Thursday, June 26, 2014

Harley-Davidson's EV announcement shocked the faithful. Here's why the company's announcement strategy is actually brilliant

Earlier this week, I was flown in to see and (however briefly) ride the Harley-Davidson LiveWire. It was shown to the public for the first time at Harley-Davidson of New York's trendy new TriBeCa flagship store. 

Harley-Davidson president Matt Levatich, and the company's CMO, Mark-Hans Richter were in New York for the event. Both of them, along with the other execs I spoke with, cleaved to the official story: there are no official plans to produce or market the LiveWire. 

If Harley-Davidson is to be believed, the upcoming 30-city 'Project LiveWire'—10,000 public test rides on hand-made prototypes costing well over $250,000 each—is all an elaborate market research project. The Motor Company is only conducting the tour to get a general sense of the interest in electric motorcycles.

None of the experienced motojournalists at the 'reveal' believes that. The bikes we saw—Harley built a total of 39—are far too well finished, and too resolved in their design. Andy Downes, the editor of MCN, bets there will be a production announcement within 18 months.

When really pressed, Harley execs' fallback position is, "Maybe when battery technology makes the next jump." Say, when energy densities are 50% better than they are now. But no one in the battery business expects an increase like that in the next year or two, so that's not it.

Before I saw the bike in the metal, and rode it, I thought the whole "market test" story had been concocted to avoid comparison with existing e-bikes of generally comparable specification, say the Zero S and SR, or Brammo Enertia or Empulse. But even after my ten-minutes-in-Manhattan-traffic first ride, I realized that Harley has nothing to fear from bikes like those. The LiveWire (its limited, 53-mile range notwithstanding) is fucking cool.

So, what gives? Why would Harley spend tens of millions to build a fleet of LiveWires, then deny plans to put an EV into production?

The short answer is, because Harley's existing customer base, the Live-to-Ride-Ride-to-Live-Helmet-laws-suck-Support-the-troops-Drill-baby-drill-If-you-can-read-this-the-bitch-fell-off-Show-me-the-birth-certificate-No-new-taxes-Theres-no-replacement-for-displacement, dyed-in-the-leather Harley purists hate the idea.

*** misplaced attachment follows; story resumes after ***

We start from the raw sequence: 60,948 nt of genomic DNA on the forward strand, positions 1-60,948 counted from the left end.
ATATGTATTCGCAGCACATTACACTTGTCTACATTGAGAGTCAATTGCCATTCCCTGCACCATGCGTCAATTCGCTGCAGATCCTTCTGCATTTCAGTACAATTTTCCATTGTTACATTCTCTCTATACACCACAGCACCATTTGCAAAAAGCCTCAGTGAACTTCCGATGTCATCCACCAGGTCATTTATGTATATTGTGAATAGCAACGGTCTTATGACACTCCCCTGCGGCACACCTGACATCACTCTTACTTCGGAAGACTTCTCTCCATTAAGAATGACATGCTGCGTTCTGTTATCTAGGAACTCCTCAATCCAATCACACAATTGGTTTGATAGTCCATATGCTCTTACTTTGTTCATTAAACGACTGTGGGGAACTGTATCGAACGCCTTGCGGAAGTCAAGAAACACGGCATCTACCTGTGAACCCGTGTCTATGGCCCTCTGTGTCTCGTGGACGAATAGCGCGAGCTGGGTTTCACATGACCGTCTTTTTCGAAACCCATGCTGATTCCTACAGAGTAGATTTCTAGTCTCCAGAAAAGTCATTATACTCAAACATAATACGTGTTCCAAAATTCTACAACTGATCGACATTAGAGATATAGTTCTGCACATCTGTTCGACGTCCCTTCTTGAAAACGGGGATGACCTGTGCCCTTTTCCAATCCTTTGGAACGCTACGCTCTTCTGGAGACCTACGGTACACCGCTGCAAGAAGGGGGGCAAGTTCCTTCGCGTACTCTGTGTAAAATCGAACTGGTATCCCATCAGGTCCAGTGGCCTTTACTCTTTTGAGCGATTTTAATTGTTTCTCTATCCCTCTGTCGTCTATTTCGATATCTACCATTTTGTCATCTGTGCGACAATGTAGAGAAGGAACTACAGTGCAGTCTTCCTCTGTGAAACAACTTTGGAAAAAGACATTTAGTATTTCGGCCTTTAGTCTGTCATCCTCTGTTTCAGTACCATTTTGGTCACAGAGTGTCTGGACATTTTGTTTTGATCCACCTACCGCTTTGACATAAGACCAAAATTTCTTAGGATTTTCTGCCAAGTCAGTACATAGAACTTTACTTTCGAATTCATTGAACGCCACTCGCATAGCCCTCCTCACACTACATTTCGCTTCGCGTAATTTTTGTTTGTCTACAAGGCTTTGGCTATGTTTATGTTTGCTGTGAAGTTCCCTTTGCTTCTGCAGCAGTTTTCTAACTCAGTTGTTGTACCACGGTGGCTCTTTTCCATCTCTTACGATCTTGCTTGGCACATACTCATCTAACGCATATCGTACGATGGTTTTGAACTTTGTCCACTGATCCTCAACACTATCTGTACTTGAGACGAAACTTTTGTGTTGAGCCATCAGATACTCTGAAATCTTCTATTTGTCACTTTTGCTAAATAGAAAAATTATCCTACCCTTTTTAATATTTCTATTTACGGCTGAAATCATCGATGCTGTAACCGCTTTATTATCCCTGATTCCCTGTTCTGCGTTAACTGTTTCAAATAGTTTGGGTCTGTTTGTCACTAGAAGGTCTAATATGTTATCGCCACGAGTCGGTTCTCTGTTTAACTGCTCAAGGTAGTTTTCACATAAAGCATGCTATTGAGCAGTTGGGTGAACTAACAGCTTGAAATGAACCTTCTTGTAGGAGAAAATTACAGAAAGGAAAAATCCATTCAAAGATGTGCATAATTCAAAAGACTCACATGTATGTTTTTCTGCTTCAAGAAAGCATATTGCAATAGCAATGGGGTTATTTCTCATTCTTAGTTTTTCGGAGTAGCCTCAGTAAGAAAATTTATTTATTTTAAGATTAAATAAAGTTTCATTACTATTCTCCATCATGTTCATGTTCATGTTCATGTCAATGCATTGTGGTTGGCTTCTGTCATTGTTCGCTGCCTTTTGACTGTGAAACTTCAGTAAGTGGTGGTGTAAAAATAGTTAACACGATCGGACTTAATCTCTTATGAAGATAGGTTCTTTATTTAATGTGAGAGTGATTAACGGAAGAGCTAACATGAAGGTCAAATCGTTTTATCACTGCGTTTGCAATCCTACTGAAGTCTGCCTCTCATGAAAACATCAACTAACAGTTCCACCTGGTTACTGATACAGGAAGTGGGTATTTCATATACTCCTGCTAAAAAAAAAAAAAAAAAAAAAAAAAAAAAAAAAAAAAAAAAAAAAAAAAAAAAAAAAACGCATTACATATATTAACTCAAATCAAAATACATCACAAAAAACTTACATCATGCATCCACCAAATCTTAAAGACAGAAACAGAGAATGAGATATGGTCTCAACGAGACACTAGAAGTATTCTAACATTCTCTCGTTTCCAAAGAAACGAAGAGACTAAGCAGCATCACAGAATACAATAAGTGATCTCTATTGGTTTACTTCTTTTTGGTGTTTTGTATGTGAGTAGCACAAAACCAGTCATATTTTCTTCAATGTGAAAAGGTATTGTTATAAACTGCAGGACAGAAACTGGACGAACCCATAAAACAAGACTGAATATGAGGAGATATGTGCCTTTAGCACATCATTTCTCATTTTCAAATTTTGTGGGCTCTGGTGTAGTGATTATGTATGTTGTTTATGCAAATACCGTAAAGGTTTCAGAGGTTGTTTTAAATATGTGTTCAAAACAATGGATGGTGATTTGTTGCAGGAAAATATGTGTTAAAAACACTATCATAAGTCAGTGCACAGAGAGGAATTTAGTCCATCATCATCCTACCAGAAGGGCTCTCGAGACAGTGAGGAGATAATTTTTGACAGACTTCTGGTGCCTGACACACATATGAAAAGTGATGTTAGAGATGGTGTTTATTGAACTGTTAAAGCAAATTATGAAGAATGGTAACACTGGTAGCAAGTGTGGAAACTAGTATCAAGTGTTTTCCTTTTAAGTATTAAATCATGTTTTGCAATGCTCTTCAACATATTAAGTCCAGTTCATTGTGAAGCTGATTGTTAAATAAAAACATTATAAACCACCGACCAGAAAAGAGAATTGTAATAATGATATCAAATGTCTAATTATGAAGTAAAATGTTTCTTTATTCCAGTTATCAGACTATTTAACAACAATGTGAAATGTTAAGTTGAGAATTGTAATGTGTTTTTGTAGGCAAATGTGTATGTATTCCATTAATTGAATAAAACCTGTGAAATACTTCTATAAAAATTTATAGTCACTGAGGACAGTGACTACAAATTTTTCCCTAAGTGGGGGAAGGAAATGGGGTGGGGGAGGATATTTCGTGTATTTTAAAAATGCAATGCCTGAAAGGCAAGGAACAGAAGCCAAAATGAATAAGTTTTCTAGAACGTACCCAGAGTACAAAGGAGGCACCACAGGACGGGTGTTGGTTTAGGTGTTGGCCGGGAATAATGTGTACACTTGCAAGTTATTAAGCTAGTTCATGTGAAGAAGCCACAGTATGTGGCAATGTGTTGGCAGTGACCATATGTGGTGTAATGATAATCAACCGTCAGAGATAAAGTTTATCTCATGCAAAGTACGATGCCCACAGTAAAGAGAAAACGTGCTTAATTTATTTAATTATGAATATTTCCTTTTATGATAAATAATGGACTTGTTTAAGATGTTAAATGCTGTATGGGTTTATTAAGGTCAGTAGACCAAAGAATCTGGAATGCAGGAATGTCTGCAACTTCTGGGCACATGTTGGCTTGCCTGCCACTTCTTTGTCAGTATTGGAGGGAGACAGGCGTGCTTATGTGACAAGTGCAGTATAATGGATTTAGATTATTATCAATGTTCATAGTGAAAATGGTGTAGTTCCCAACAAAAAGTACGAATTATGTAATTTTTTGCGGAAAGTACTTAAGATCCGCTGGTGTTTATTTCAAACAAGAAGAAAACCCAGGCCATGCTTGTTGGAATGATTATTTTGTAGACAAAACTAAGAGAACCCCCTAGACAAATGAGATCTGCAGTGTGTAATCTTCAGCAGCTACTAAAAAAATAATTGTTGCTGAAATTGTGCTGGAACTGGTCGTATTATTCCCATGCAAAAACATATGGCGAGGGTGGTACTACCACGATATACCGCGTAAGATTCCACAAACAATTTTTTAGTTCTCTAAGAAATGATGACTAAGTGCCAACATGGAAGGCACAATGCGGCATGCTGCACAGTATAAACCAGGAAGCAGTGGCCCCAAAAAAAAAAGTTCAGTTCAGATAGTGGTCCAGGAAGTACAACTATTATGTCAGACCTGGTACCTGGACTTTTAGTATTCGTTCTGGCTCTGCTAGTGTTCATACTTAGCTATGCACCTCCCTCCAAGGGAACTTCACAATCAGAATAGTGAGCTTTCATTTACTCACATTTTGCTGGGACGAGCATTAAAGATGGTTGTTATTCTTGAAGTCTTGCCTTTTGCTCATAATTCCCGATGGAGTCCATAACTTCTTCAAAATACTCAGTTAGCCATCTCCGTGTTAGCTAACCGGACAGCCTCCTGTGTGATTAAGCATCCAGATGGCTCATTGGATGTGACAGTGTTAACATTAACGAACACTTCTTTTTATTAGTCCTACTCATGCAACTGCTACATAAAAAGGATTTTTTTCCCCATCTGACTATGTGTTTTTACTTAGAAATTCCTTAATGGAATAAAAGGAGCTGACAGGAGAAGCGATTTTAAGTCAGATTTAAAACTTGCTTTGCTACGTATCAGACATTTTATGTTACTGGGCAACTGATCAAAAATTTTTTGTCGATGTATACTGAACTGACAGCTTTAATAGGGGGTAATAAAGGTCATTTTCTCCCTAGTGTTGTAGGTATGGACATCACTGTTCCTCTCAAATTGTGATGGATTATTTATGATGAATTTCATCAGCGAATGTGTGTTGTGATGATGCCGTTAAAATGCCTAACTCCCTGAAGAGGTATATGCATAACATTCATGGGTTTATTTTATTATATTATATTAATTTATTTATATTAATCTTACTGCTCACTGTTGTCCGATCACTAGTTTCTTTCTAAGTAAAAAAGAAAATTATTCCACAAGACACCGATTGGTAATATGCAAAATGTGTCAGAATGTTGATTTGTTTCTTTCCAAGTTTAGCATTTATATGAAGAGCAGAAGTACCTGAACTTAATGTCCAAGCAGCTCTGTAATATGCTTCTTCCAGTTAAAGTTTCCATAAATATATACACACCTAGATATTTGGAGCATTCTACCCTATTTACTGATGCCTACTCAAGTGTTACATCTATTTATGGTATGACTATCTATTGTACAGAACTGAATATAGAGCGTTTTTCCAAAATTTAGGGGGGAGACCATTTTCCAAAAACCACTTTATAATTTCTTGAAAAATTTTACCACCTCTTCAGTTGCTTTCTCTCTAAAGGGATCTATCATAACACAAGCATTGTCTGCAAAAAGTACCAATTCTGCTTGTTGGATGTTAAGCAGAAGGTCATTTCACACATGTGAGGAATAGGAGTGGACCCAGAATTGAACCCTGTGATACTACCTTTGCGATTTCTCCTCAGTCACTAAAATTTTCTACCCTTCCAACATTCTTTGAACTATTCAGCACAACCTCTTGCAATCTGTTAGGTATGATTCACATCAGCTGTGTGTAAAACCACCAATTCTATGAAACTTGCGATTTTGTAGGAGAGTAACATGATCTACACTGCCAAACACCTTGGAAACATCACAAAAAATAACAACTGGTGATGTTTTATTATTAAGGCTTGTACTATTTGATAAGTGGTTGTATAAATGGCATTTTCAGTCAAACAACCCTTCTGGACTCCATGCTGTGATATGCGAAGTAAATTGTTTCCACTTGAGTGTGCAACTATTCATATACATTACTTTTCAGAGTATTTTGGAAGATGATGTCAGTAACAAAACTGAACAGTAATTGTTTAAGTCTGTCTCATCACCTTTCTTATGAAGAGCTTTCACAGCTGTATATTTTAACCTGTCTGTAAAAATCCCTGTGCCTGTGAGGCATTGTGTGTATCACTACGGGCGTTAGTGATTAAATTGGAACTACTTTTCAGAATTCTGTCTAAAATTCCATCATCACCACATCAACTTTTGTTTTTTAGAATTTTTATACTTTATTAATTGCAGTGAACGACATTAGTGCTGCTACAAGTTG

I buttonholed one Harley exec and made him admit that, out on the interwebs—on Harley forums—Duck Dynasty-reject Harley riders don't just not want an e-bike, they actively resent the whole idea. The exec angrily told me, "Those guys hate us [Harley management] anyway! They already say that the panhead was the last real Harley. And besides, they don't buy new motorcycles."

I've gotta' give him that; they don't. But what about the 35 year old welder, who's making good money in North Dakota thanks to the fracking boom? Or the 45 year old dentist in the Chicago suburbs, or the 55 year old grocery store manager in Albuquerque?

True story: After the launch, I rode my corroded Triumph Bonneville home from the Kansas City airport. As I trundled along, I was slowly passed by a guy riding a new-ish Harley-Davidson 'bagger'. He was in his sixties, portly, with a neatly trimmed white beard. An absolutely typical suburban grandpa, of the type you'd find at the Rotary, or Elks Lodge, or maybe in a small-town Chamber of Commerce. Except, he was wearing a shiny black leather jacket, with an elaborate, embroidered grim reaper across the back. And there was a little chrome skull on his rear fender.

My point in telling you this is, the guys who do buy new Harleys aren't buying them because they love the engineering; they're buying them because the Harley brand is wrapped up in the rebellious, badass 'authenticity' of those grizzled panhead riders. That is what allows the welder, the dentist, the store manager, and grandpa to tell themselves, if it ain't Harley, it ain't shit.

Then it hit me: the grandmaster-level-chess-player strategic genius of Harley's 'LiveWire tour' story—the genius of claiming that they have no specific plans to produce it.

I mean, the bike I saw was proof they do have plans to produce it. And if you need more evidence, Harley's openly recruiting engineers with EV experience on their web site. The Project LiveWire bikes are finished; if there are no plans to put it into production, why recruit high-dollar EV specialists? Because, LiveWire, or LiveWire 2.0 is, definitely going to be mass produced. Which makes the whole "It's just a market test" story an elaborate subterfuge. Why lie to your best customers? Bear with me another minute while I set up the strategic context...

Given: Harley-Davidson is the only motorcycle manufacturer that shows up on lists of the world's most valuable brands. The thing is, it's completely wrapped up in both small- and big-C conservative values. Take away the motorcycles, and Sturgis would be a Tea Party rally. These are people who resented having compact fluorescent light bulbs rammed down their throats.

Given: Harley's existing customers don't just not want an electric Harley; they view EVs as a tree-hugging liberal boondoggle. EVs, in their view, are actually unAmerican.

Given: As strong a brand as Harley-Davidson is, its customer base is very old. They say, Fifty is the new thirty; they say, 60's the new 40. Seventy may even be the new 50. But 85 is still 85. Harley needs a long-term strategy to attract younger customers.